the thing that actually filters the blood in the kidney is its functional unit the nephron their are hundereds of thousand of nephrons in the kidnay that all filter the blood.

 

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the nephron and its functions

(http://www.ivy-rose.co.uk/HumanBody-Images/Urinary/Kidney_Nephron_cIvyRose.png) how blood is filtered 

blood arrives at the glomerulus the blood is under high pressure due to the contractions of the heart, the arterioles of the afferent arteriole being wider then the venule leaving and the high resistance of the glomerular capillaries and the inner wall of the bowman capsule

the blood undergoes ultra filtration where all particles under 69,000 mm are filtered into the proximal convoluted tube

this makes the glomerular filtrate made up of urea, glucose, water and amino acids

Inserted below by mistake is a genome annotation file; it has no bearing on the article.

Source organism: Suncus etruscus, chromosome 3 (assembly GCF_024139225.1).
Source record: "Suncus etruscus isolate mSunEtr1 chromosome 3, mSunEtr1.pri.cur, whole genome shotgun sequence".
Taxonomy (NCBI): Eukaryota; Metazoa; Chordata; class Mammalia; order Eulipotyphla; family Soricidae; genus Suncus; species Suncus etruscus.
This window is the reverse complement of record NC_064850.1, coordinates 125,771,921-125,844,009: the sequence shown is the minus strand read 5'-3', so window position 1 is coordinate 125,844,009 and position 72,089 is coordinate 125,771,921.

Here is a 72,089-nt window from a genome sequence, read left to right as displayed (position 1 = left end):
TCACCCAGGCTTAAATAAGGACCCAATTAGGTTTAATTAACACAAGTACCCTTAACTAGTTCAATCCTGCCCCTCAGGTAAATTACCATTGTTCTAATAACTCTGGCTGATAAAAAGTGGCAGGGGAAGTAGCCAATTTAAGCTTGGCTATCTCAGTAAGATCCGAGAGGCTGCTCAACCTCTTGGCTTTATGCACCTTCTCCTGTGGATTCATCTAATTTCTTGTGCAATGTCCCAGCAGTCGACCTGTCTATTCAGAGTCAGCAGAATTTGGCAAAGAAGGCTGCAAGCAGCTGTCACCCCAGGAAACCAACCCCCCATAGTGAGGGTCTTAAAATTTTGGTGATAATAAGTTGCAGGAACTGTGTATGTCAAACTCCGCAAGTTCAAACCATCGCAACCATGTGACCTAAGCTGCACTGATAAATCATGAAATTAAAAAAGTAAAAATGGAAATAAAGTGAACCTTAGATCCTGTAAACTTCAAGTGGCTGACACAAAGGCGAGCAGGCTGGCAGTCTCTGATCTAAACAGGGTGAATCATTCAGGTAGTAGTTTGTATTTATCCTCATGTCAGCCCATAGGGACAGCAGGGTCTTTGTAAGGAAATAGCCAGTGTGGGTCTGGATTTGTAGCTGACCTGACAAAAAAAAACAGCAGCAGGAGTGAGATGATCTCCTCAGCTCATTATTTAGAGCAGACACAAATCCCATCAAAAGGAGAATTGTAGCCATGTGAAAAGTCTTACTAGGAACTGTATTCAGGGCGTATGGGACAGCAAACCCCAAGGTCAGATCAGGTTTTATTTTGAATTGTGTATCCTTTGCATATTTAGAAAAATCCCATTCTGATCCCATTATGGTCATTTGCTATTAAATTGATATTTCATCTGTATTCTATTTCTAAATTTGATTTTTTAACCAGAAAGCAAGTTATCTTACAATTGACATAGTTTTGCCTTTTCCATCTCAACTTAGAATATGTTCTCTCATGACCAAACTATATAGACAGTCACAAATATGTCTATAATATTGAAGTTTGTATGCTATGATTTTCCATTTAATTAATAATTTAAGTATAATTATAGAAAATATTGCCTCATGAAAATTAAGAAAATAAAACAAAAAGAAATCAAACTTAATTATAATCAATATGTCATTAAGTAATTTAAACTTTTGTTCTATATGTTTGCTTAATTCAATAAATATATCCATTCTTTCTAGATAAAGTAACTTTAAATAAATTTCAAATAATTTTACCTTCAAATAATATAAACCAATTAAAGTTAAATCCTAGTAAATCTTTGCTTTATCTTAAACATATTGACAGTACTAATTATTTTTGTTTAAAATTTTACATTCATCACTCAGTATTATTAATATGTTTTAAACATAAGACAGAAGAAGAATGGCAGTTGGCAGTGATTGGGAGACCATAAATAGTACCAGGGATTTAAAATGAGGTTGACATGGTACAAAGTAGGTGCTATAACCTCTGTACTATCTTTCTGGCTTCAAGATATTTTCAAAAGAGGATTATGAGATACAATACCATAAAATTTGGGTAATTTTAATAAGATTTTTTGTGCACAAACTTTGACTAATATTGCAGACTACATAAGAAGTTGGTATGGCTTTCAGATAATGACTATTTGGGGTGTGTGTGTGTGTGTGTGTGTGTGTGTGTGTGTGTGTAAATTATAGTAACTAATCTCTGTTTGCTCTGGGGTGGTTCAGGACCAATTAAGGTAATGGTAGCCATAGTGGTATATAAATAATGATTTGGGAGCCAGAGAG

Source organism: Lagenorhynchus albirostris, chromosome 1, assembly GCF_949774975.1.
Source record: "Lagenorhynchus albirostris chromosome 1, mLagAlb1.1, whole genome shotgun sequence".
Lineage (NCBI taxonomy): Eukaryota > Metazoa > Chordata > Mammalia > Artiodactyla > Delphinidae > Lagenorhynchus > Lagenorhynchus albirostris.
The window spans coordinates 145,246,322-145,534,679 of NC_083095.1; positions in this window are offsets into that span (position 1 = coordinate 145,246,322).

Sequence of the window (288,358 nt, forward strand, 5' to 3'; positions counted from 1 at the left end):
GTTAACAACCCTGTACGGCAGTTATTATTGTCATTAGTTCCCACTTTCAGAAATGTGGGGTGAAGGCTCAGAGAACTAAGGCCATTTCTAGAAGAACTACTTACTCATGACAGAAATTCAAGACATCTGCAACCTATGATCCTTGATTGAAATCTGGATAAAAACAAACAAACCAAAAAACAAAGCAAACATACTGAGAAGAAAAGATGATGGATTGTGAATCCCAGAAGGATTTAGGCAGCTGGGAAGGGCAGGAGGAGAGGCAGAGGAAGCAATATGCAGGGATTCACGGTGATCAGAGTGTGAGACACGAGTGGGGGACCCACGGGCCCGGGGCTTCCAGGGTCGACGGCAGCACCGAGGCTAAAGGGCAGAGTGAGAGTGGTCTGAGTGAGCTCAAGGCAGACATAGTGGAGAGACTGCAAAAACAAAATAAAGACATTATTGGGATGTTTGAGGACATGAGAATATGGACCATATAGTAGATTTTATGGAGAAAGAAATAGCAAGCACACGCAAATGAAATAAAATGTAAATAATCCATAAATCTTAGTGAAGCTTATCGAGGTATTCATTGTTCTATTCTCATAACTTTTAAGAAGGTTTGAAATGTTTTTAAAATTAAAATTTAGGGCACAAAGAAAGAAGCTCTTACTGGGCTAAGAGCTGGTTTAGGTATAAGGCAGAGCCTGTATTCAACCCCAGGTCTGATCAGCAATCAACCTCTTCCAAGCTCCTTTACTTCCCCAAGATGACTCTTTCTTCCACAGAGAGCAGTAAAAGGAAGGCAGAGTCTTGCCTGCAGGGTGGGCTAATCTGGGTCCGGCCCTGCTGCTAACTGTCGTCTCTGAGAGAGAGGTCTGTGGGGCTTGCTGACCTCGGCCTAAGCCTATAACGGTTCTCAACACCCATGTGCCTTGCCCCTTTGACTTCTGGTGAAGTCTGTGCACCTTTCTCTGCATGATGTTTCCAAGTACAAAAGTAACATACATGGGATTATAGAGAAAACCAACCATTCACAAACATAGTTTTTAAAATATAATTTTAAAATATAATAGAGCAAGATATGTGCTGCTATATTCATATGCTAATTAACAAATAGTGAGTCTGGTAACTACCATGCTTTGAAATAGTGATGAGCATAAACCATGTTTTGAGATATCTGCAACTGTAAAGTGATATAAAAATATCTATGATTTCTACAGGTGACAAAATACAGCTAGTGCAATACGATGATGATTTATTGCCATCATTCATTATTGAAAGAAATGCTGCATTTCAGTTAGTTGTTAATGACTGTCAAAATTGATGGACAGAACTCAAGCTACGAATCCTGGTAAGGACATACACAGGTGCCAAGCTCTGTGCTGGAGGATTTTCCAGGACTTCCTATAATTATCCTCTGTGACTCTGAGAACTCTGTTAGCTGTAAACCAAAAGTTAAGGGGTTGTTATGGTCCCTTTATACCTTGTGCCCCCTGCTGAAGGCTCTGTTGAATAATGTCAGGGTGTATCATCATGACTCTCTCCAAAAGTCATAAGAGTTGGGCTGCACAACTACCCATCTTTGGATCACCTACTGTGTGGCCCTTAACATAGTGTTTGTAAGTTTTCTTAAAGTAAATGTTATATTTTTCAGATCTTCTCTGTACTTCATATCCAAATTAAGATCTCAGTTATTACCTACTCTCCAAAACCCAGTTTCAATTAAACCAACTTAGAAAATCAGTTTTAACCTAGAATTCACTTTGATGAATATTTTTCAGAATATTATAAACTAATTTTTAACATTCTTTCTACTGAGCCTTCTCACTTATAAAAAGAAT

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nephron and its functions continued

(http://www.ivy-rose.co.uk/HumanBody-Images/Urinary/Kidney_Nephron_cIvyRose.png)

selective reabsorption takes place in the proximal convoluted tube thanks to its brush border this is where important substances like water glucose and amino acids are reabsorbed 

100% of glucose is reasorbed and up to 80% of water

the filtrate then travels through the loop of Henle where some more water is reabsorbed 

then it goes through the distal convoluted tube to the collecting duct this is where anti diuretic hormone acts allowing for further water reabsorption to happen here 

this leads to the urethra where it is then excreted  

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how ultrafiltration works

(http://www.elu.sgul.ac.uk/rehash/guest/scorm/15/package/content/images/bowmans2.gif)